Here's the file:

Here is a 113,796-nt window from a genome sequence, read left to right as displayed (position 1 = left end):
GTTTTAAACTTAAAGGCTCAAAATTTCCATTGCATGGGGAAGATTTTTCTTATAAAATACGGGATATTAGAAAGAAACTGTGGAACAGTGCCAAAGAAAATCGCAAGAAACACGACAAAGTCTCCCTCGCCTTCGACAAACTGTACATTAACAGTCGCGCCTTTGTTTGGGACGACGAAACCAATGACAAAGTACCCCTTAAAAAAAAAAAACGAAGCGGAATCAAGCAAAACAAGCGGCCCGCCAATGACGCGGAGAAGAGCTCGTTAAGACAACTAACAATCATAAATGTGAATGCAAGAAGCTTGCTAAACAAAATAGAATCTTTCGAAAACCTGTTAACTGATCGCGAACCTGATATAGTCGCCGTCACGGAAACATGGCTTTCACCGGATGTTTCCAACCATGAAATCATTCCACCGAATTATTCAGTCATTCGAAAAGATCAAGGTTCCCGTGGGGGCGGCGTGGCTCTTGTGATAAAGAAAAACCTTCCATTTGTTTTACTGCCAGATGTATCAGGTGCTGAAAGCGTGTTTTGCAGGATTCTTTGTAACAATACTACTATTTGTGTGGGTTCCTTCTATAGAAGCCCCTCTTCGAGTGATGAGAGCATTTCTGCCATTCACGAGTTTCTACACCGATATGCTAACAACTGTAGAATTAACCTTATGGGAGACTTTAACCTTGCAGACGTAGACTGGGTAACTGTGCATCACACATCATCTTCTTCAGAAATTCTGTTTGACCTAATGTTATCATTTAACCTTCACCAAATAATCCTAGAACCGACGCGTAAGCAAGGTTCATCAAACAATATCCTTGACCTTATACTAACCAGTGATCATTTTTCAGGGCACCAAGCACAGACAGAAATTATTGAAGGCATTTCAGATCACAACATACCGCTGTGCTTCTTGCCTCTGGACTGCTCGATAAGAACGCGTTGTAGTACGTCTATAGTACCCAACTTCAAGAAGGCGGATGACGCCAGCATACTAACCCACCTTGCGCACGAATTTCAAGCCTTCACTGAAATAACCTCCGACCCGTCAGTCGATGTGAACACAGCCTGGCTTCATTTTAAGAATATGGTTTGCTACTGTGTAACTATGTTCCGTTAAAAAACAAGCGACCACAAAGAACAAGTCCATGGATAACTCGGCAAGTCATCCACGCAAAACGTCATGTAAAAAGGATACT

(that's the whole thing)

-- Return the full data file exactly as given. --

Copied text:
Here is a 113,796-nt window from a genome sequence, read left to right as displayed (position 1 = left end):
GTTTTAAACTTAAAGGCTCAAAATTTCCATTGCATGGGGAAGATTTTTCTTATAAAATACGGGATATTAGAAAGAAACTGTGGAACAGTGCCAAAGAAAATCGCAAGAAACACGACAAAGTCTCCCTCGCCTTCGACAAACTGTACATTAACAGTCGCGCCTTTGTTTGGGACGACGAAACCAATGACAAAGTACCCCTTAAAAAAAAAAAACGAAGCGGAATCAAGCAAAACAAGCGGCCCGCCAATGACGCGGAGAAGAGCTCGTTAAGACAACTAACAATCATAAATGTGAATGCAAGAAGCTTGCTAAACAAAATAGAATCTTTCGAAAACCTGTTAACTGATCGCGAACCTGATATAGTCGCCGTCACGGAAACATGGCTTTCACCGGATGTTTCCAACCATGAAATCATTCCACCGAATTATTCAGTCATTCGAAAAGATCAAGGTTCCCGTGGGGGCGGCGTGGCTCTTGTGATAAAGAAAAACCTTCCATTTGTTTTACTGCCAGATGTATCAGGTGCTGAAAGCGTGTTTTGCAGGATTCTTTGTAACAATACTACTATTTGTGTGGGTTCCTTCTATAGAAGCCCCTCTTCGAGTGATGAGAGCATTTCTGCCATTCACGAGTTTCTACACCGATATGCTAACAACTGTAGAATTAACCTTATGGGAGACTTTAACCTTGCAGACGTAGACTGGGTAACTGTGCATCACACATCATCTTCTTCAGAAATTCTGTTTGACCTAATGTTATCATTTAACCTTCACCAAATAATCCTAGAACCGACGCGTAAGCAAGGTTCATCAAACAATATCCTTGACCTTATACTAACCAGTGATCATTTTTCAGGGCACCAAGCACAGACAGAAATTATTGAAGGCATTTCAGATCACAACATACCGCTGTGCTTCTTGCCTCTGGACTGCTCGATAAGAACGCGTTGTAGTACGTCTATAGTACCCAACTTCAAGAAGGCGGATGACGCCAGCATACTAACCCACCTTGCGCACGAATTTCAAGCCTTCACTGAAATAACCTCCGACCCGTCAGTCGATGTGAACACAGCCTGGCTTCATTTTAAGAATATGGTTTGCTACTGTGTAACTATGTTCCGTTAAAAAACAAGCGACCACAAAGAACAAGTCCATGGATAACTCGGCAAGTCATCCACGCAAAACGTCATGTAAAAAGGATACT